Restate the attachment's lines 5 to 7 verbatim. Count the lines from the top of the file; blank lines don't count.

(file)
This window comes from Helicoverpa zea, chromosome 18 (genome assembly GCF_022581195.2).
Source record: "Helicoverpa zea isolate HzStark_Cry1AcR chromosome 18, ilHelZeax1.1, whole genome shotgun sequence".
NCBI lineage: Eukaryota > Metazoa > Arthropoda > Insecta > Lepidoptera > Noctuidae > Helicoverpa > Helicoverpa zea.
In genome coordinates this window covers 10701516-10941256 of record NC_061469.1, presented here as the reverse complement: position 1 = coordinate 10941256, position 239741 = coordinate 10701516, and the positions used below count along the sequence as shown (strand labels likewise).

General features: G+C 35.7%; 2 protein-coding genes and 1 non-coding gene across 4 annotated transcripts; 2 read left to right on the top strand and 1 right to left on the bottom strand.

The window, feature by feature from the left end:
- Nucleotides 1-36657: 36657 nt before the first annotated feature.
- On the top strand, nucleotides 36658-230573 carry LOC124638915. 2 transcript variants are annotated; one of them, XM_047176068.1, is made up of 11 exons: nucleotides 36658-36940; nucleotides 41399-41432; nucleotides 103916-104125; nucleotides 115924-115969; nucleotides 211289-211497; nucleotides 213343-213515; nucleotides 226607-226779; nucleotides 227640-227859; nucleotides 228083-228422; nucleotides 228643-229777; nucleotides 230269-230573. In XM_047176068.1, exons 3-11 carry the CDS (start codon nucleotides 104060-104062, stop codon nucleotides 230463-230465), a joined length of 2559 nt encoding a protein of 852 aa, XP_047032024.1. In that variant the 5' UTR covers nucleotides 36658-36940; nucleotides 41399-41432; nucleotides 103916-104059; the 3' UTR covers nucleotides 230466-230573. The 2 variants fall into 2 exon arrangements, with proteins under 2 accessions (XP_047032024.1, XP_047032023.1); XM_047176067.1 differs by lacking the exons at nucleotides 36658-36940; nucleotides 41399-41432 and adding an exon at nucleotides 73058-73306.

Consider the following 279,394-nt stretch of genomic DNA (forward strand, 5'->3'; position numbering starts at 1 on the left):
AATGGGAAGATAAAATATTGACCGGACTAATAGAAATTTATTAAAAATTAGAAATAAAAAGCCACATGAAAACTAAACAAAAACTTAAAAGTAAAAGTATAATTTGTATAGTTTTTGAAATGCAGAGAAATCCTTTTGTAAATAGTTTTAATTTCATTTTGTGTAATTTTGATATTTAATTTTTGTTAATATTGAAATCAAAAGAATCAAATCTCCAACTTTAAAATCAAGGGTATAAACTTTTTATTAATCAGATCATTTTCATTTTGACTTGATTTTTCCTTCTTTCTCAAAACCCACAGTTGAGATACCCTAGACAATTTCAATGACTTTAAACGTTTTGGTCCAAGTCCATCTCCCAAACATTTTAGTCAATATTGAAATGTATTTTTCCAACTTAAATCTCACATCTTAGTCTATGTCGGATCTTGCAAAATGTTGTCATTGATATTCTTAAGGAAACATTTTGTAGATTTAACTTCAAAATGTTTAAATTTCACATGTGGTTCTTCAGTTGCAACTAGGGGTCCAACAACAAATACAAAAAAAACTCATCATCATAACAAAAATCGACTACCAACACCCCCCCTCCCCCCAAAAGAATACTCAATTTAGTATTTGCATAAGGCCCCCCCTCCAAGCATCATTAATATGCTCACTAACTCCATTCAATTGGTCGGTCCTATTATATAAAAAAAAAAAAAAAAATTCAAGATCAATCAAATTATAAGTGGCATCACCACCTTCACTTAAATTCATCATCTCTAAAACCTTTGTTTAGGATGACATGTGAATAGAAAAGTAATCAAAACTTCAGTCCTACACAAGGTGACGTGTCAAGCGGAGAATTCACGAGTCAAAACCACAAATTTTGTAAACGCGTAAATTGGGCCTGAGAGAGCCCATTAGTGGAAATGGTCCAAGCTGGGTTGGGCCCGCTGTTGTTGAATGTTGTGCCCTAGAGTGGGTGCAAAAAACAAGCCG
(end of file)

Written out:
General features: G+C 35.7%; 2 protein-coding genes and 1 non-coding gene across 4 annotated transcripts; 2 read left to right on the top strand and 1 right to left on the bottom strand.

The window, feature by feature from the left end:
- Nucleotides 1-36657: 36657 nt before the first annotated feature.